The author is a former preschool and kindergarten teacher with a master's degree in special education. She advocates for kids to play more.
Is Your Child's Teacher Overburdened?
- Does your child's teacher knows all about their test scores but little else about them?
- Do you get frustrated when the teacher compares your child to other students but fails to recognize their uniqueness?
- Are you confused when your child's teacher communicates with you because she uses vocabulary unfamiliar to you?
- Are you worried that one or two disruptive students are taking up too much of the teacher's time and energy?
If you're nodding your head, you're not alone. In this age of standardized testing, academic rigor, and "earlier is better," many parents worry about our one-size-fits-all education system and how the creativity and individuality of students is minimized. Elementary school teachers are facing huge demands to get results like never before in history. As a result, it's important that parents advocate for their kids, making sure they're not getting hurt by an education system that's becoming less child-centered.
Parents Should Speak Up
With the increase of standardized testing, teachers are now under tremendous pressure to prepare students for these high-stakes exams. Test preparation takes up a good deal of their teaching time, reducing their autonomy and creativity in the classroom. Most teachers, especially the most talented ones, despise "teaching to the test" but do so reluctantly because it's now a requirement of the job.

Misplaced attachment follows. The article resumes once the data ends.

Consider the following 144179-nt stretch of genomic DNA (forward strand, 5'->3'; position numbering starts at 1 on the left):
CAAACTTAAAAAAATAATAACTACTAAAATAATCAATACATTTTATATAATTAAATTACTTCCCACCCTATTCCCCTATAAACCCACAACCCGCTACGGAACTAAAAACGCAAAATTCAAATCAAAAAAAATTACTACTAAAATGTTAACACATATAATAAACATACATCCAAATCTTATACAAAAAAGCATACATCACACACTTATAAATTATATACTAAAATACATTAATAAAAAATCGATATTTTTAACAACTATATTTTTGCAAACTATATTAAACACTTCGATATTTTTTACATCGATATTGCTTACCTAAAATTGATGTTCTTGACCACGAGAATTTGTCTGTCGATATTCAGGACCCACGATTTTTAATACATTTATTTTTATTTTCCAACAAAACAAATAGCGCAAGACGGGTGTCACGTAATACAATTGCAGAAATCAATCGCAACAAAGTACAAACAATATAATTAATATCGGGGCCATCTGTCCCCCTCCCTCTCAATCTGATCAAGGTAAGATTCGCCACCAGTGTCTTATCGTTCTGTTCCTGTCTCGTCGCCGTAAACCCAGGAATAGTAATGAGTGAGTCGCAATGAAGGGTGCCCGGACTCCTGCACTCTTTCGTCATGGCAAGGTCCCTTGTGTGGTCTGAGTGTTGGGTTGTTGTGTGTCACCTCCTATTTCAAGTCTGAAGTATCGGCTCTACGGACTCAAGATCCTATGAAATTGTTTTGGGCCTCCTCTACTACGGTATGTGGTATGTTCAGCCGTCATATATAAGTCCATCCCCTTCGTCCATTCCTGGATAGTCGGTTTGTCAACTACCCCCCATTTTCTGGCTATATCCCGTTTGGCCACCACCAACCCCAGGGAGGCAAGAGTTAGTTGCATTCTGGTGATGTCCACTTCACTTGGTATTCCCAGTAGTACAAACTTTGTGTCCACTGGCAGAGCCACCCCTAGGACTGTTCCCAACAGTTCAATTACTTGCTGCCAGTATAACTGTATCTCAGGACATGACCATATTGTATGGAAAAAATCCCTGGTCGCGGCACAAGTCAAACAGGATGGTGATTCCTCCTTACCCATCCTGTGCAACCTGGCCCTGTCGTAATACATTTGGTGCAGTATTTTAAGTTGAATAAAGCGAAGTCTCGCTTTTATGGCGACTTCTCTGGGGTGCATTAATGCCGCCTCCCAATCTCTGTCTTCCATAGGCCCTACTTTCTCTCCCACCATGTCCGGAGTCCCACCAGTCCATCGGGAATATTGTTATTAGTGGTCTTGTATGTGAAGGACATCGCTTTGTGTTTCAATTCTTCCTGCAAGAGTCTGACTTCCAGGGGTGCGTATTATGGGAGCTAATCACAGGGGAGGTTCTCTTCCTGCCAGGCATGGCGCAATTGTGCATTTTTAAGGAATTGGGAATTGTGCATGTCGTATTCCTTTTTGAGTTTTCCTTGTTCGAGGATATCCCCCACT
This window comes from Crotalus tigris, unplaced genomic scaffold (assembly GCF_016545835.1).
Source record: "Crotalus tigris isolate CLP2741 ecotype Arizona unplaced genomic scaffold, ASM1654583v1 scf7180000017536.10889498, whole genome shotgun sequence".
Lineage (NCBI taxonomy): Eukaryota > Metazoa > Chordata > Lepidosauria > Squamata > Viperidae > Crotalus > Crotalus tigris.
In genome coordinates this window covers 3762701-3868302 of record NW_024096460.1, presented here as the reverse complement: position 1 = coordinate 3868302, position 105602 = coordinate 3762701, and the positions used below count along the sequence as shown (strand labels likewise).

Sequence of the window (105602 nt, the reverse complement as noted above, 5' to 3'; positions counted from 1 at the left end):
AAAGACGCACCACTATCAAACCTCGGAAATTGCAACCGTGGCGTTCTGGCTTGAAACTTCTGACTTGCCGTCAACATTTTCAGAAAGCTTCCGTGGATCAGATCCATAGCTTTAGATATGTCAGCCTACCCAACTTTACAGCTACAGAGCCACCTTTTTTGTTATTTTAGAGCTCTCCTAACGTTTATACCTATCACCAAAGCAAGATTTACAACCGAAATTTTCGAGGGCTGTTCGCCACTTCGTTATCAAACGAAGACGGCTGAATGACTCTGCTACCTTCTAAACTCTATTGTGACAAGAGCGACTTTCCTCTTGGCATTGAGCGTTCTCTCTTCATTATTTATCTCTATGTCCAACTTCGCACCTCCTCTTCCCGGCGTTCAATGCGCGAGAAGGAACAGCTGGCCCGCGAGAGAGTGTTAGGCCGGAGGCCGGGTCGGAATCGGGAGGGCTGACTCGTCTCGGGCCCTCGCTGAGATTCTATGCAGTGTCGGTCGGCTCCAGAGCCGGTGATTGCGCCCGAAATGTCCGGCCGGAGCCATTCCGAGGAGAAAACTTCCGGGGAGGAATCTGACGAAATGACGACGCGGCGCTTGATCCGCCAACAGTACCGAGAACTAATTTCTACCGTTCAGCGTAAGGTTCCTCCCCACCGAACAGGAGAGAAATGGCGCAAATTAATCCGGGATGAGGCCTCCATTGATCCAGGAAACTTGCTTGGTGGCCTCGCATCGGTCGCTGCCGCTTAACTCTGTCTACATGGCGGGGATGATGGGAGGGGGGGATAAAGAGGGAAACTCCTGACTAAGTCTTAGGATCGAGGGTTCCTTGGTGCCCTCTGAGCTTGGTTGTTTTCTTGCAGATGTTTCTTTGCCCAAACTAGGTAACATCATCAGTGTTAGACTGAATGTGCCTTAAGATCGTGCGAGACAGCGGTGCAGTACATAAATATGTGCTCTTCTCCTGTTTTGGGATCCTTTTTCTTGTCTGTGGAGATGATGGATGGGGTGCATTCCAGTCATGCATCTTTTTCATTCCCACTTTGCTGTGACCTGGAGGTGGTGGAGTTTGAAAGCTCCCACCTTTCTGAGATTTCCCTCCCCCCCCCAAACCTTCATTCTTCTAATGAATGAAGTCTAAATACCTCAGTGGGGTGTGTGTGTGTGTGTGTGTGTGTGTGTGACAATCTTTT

Anya Kamenetz is the author of The Test: Why Our Schools Are Obsessed With Standardized Testing. She says, "As an education writer for the past twelve years and as a parent talking to others parents, I've seen how high-stakes standardized tests are stunting children's spirits, adding stress to family life, demoralizing teaching, undermining schools, paralyzing the education debate, and gutting our country's future competitiveness."
Most tragically, teachers of young children are forced to instruct in ways that are developmentally inappropriate because of legislation such as Common Core. They're forced to neglect the uniqueness of each student and downplay the enormous value of play, exploration, and social interaction. With this in mind, parents need to be more vigilant than ever, speaking up and advocating for their youngsters.
Concern #1:Reducing Students to Test Scores
When I started teaching kindergarten 25 years ago, parent-teacher conferences focused on the whole child—body, mind, and spirit. We'd touch on a wide-range of topics: the child's ability to make friends and handle conflicts, her motivation to use class time productively, and her budding talents in art, math, science, and reading. Sadly, conferences today typically involve teachers explaining standardized test results and reviewing student assessments. Parents often walk away feeling unsatisfied and wondering if the teacher knows their youngster in any meaningful way.